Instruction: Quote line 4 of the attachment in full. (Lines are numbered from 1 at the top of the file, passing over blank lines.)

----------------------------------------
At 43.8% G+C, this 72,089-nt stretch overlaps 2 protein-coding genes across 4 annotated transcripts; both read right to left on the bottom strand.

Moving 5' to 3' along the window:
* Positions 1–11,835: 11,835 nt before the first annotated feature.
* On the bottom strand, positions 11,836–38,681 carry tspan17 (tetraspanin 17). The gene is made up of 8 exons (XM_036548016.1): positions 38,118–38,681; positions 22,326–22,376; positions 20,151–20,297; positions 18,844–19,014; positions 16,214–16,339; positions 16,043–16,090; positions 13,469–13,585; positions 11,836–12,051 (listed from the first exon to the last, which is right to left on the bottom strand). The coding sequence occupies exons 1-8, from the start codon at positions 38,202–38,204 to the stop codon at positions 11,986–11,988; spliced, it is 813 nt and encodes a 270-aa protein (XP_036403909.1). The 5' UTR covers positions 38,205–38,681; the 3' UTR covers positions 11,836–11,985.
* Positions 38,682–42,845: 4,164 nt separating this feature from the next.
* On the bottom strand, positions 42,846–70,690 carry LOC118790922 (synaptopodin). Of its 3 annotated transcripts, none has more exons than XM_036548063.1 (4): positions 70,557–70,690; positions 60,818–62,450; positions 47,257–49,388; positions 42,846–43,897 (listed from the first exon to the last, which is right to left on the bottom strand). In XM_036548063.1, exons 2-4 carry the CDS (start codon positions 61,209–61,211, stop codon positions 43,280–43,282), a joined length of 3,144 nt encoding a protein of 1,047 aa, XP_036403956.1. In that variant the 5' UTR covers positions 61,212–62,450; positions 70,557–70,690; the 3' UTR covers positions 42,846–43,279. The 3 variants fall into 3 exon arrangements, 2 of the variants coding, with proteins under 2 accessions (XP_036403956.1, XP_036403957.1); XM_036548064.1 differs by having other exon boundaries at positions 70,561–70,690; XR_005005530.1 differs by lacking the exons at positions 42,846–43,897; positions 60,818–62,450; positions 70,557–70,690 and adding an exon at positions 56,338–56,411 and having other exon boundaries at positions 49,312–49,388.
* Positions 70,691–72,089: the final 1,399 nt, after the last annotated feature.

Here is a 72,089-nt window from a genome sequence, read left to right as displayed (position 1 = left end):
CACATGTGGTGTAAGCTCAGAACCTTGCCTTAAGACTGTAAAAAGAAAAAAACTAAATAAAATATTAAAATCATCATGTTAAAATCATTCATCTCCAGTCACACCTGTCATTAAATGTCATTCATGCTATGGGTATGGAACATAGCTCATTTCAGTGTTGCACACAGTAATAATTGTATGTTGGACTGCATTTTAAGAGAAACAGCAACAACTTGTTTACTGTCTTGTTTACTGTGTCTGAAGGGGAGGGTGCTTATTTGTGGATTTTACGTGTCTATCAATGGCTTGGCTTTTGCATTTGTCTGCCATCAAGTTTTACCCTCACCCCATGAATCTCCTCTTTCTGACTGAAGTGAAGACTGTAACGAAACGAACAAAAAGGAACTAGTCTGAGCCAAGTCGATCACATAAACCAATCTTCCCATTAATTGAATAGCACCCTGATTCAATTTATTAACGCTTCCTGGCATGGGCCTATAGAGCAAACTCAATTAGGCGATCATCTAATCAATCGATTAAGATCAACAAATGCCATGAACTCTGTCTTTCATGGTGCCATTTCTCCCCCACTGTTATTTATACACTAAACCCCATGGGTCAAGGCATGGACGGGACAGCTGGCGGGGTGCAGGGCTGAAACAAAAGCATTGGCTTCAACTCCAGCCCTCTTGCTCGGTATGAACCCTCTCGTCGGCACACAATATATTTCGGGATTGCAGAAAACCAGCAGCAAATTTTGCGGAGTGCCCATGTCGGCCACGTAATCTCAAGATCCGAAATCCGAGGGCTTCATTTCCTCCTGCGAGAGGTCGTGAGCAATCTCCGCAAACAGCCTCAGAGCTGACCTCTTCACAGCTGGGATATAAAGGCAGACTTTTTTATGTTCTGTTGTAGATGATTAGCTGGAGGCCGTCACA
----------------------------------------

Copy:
* On the bottom strand, positions 11,836–38,681 carry tspan17 (tetraspanin 17). The gene is made up of 8 exons (XM_036548016.1): positions 38,118–38,681; positions 22,326–22,376; positions 20,151–20,297; positions 18,844–19,014; positions 16,214–16,339; positions 16,043–16,090; positions 13,469–13,585; positions 11,836–12,051 (listed from the first exon to the last, which is right to left on the bottom strand). The coding sequence occupies exons 1-8, from the start codon at positions 38,202–38,204 to the stop codon at positions 11,986–11,988; spliced, it is 813 nt and encodes a 270-aa protein (XP_036403909.1). The 5' UTR covers positions 38,205–38,681; the 3' UTR covers positions 11,836–11,985.